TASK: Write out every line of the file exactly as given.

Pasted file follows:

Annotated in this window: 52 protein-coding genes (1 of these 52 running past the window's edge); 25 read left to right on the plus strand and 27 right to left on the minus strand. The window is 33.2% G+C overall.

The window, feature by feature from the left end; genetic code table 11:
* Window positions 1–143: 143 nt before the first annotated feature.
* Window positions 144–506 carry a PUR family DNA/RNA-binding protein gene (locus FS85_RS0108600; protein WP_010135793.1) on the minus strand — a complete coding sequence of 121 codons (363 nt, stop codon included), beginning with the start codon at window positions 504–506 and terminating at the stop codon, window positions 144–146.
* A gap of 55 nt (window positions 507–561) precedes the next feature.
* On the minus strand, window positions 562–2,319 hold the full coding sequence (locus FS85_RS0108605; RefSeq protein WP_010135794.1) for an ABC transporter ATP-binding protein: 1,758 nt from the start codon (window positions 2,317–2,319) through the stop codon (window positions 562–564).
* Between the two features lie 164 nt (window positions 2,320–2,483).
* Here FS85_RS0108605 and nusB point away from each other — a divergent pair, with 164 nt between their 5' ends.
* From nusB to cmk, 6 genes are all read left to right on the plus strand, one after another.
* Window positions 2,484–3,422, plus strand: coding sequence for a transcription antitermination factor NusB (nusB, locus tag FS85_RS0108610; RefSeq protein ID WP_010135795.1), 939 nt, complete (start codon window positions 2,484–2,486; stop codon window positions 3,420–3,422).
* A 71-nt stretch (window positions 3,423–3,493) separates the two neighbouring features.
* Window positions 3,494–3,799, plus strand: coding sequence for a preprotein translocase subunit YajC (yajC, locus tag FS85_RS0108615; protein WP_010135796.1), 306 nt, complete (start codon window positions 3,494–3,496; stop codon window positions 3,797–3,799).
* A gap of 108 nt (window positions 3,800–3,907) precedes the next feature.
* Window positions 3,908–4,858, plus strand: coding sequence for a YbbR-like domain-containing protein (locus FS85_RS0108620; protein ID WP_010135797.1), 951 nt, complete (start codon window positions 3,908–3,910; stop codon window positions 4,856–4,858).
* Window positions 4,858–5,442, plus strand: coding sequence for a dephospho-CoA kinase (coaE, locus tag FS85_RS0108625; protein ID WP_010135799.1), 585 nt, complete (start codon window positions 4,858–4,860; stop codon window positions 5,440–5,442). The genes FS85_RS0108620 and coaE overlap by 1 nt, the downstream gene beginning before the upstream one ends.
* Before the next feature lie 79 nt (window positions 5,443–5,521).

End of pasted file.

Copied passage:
Annotated in this window: 52 protein-coding genes (1 of these 52 running past the window's edge); 25 read left to right on the plus strand and 27 right to left on the minus strand. The window is 33.2% G+C overall.

The window, feature by feature from the left end; genetic code table 11:
* Window positions 1–143: 143 nt before the first annotated feature.
* Window positions 144–506 carry a PUR family DNA/RNA-binding protein gene (locus FS85_RS0108600; protein WP_010135793.1) on the minus strand — a complete coding sequence of 121 codons (363 nt, stop codon included), beginning with the start codon at window positions 504–506 and terminating at the stop codon, window positions 144–146.
* A gap of 55 nt (window positions 507–561) precedes the next feature.
* On the minus strand, window positions 562–2,319 hold the full coding sequence (locus FS85_RS0108605; RefSeq protein WP_010135794.1) for an ABC transporter ATP-binding protein: 1,758 nt from the start codon (window positions 2,317–2,319) through the stop codon (window positions 562–564).
* Between the two features lie 164 nt (window positions 2,320–2,483).
* Here FS85_RS0108605 and nusB point away from each other — a divergent pair, with 164 nt between their 5' ends.
* From nusB to cmk, 6 genes are all read left to right on the plus strand, one after another.
* Window positions 2,484–3,422, plus strand: coding sequence for a transcription antitermination factor NusB (nusB, locus tag FS85_RS0108610; RefSeq protein ID WP_010135795.1), 939 nt, complete (start codon window positions 2,484–2,486; stop codon window positions 3,420–3,422).
* A 71-nt stretch (window positions 3,423–3,493) separates the two neighbouring features.
* Window positions 3,494–3,799, plus strand: coding sequence for a preprotein translocase subunit YajC (yajC, locus tag FS85_RS0108615; protein WP_010135796.1), 306 nt, complete (start codon window positions 3,494–3,496; stop codon window positions 3,797–3,799).
* A gap of 108 nt (window positions 3,800–3,907) precedes the next feature.
* Window positions 3,908–4,858, plus strand: coding sequence for a YbbR-like domain-containing protein (locus FS85_RS0108620; protein ID WP_010135797.1), 951 nt, complete (start codon window positions 3,908–3,910; stop codon window positions 4,856–4,858).
* Window positions 4,858–5,442, plus strand: coding sequence for a dephospho-CoA kinase (coaE, locus tag FS85_RS0108625; protein ID WP_010135799.1), 585 nt, complete (start codon window positions 4,858–4,860; stop codon window positions 5,440–5,442). The genes FS85_RS0108620 and coaE overlap by 1 nt, the downstream gene beginning before the upstream one ends.
* Before the next feature lie 79 nt (window positions 5,443–5,521).